LONDON — The narrative of Italian soccer’s restoration is now complete. England’s arduous 50-year search for a major trophy continues.
It had to be due to a penalty shootout, right?
On Sunday, Italy defeated England 3-2 on penalties to win the European Championship for the second time. At Wembley Stadium, which was largely packed with English fans expecting to celebrate the team’s first international victory since the 1966 World Cup, the match ended 1-1 after extra time.
“It’s on its way to Rome. During the celebrations, Italian defender Leonardo Bonucci yelled into a TV camera, mimicking the famous phrase from the England team’s hymn, “It’s coming to Rome.”
After Gianluigi Donnarumma, Italy’s imposing goalkeeper, dove to his left and stopped the decisive spot-kick by 19-year-old Londoner Bukayo Saka, one of England’s youngest players, it was total dejection for England – they know the feeling so well when it comes to penalties.
At the completion of the second penalty shootout in a European Championship final, Donnarumma was swarmed by his teammates as they ran toward him from the halfway line while Saka and Sancho wept.
The joyful Italian players then raced to the opposite end of the field and dived to the ground in front of the Italian supporters who had seen their national team’s rebirth.
Italy reached a low point in its soccer history less than four years ago when it failed to qualify for the World Cup for the first time in six decades. They are now Europe’s greatest team, with a national-record 34-match undefeated run under Roberto Mancini, their shrewd coach, who has added to the country’s only European championship — in 1968 — and four World Cups by winning an international trophy in his first attempt.
As Italy captain Giorgio Chiellini raised the Henri Delaunay trophy in front of pyrotechnics and ticker tape, Mancini joined his men on the stage.
“It seemed difficult to even imagine this at one point,” Mancini said, “but the boys were absolutely incredible.” I’m at a loss for words when it comes to them.”
It’s England’s latest setback in big event shootouts, following defeats in 1990, 1996, 1998, 2004, 2006, and 2012. They halted their losing skid by defeating Colombia on penalties in the 2018 World Cup round of 16, but the misery has returned fast.
England captain Harry Kane remarked, “The lads couldn’t have offered more.” “When you lose, penalties are the worst feeling in the world.” It’s been a fantastic tournament, and we should be proud of ourselves. It’s going to hurt right now, and it’ll hurt for a while.”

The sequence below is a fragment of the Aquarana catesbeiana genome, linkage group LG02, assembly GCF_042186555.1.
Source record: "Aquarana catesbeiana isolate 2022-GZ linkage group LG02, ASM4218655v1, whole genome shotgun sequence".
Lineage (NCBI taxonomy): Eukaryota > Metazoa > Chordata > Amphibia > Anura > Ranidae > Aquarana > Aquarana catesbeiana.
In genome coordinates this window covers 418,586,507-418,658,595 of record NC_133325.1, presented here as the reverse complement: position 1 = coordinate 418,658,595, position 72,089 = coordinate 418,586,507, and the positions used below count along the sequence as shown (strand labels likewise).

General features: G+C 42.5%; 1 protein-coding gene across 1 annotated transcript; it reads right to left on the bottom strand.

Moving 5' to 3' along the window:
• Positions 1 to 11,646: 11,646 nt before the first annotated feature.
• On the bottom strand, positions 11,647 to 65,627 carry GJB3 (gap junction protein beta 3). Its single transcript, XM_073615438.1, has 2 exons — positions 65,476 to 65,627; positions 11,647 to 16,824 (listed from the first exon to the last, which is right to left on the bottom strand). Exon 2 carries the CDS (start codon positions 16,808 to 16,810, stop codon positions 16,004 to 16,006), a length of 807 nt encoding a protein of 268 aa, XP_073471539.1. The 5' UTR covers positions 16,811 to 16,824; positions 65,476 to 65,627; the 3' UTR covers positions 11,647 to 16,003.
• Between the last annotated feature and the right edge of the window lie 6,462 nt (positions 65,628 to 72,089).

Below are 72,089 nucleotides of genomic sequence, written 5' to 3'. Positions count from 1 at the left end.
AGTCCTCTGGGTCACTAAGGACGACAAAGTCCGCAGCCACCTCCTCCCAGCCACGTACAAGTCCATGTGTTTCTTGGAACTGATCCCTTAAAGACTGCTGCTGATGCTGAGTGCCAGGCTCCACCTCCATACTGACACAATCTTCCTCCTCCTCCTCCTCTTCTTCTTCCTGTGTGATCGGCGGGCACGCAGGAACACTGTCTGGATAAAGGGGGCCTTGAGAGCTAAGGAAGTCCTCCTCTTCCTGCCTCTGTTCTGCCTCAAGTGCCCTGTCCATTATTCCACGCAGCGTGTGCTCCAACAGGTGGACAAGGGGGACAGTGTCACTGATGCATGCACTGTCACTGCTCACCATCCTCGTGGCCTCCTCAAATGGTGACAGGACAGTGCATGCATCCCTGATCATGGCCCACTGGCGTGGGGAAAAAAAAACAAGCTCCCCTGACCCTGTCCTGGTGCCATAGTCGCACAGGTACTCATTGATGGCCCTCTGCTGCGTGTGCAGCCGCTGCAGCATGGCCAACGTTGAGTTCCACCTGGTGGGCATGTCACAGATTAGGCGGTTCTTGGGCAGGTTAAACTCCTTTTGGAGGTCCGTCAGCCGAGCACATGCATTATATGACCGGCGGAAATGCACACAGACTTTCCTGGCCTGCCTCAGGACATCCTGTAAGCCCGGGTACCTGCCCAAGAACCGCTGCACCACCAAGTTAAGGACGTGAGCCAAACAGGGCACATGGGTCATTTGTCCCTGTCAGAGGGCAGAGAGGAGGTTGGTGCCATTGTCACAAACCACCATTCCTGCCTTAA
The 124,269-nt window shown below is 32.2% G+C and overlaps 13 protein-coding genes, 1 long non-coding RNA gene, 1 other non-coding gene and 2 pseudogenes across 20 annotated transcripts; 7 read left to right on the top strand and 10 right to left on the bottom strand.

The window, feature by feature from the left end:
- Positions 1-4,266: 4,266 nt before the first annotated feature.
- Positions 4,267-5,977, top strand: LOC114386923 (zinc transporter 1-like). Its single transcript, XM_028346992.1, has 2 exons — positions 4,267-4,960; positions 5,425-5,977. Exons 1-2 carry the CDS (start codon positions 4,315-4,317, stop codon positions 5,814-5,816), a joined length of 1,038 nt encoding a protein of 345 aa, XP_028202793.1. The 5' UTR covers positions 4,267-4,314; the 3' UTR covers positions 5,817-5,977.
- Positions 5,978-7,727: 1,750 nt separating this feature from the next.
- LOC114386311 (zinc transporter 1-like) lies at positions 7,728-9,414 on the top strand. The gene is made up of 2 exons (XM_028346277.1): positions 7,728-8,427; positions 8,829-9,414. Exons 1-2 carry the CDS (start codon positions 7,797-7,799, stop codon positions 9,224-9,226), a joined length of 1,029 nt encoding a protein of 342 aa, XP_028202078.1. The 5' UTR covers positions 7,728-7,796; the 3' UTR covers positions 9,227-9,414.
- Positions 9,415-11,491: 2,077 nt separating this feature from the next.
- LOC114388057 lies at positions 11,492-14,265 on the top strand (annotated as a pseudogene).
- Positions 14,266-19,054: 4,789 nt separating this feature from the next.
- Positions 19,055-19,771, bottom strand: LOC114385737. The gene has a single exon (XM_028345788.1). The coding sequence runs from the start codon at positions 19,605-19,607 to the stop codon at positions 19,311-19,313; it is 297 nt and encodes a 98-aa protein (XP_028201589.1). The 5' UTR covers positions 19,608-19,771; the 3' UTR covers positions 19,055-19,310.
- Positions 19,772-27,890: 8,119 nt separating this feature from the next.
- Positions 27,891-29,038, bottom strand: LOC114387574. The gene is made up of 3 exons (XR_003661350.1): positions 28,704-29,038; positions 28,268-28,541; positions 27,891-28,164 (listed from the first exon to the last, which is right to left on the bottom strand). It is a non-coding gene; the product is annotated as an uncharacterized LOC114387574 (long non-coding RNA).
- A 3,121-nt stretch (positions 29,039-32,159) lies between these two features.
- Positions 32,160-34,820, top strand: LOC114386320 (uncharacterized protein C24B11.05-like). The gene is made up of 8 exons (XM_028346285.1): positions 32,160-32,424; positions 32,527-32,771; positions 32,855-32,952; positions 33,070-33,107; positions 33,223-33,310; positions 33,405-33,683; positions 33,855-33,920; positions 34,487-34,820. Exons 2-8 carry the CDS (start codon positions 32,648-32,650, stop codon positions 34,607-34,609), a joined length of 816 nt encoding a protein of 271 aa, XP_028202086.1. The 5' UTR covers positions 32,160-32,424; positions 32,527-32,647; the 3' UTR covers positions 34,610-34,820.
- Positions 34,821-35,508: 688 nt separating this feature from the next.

Luke Shaw scored the fastest goal in a European Championship final by meeting a cross from opposite wing-back Kieran Trippier with a half-volley that went in off the post in the second minute, making it England’s first major final in 55 years.
Shaw’s first goal for England drew a fist-pump from David Beckham and Tom Cruise in the VIP box, as well as an outpouring of excitement across Wembley Stadium, which had at least 67,000 supporters inside. Perhaps, even more, considering the disturbing images in which scores of ticketless England fans barged past stewards and police and entered the stadium before kickoff.
In the entire 120 minutes, that was the only time Italy’s notoriously tough defense was breached.
After Shaw’s goal, England had very little possession of the ball for the rest of the game.
As expected, Italy’s midfielders controlled possession, and England resorted to dropping deep and putting nine or perhaps all of their outfield men behind the ball. It was reminiscent of England’s early goal against Croatia in the 2018 World Cup quarterfinals when the team spent most of the game chasing its opponent’s midfield before succumbing in extra time.
It was a well-deserved equalizer for Italy, and Bonucci was the unexpected scorer. After a right-wing corner was passed on to Marco Verratti, whose stooping header was pushed onto the post by goalkeeper Jordan Pickford, he tapped the ball in from close range.
England held on for an extra time, as it had done in three of the previous six European championships, and had the better of the closing phases.
It’s just not the shootout this time.
Pickford pushed the attempt against the post, and the midfielder who converted the key penalty in a shootout triumph over Spain in the semifinals also failed to score.
Donnarumma subsequently made the key saves, and he was awarded player of the tournament within minutes, being the first goalie to do so.
As a result, instead of returning home, the trophy is on its way to Rome.
“We’d been hearing it day in and day out since Wednesday night – it was coming home to London,” Bonucci added. “I’m sad for them, but the cup is on its way to Rome, where Italians from all over the world will be able to enjoy it.”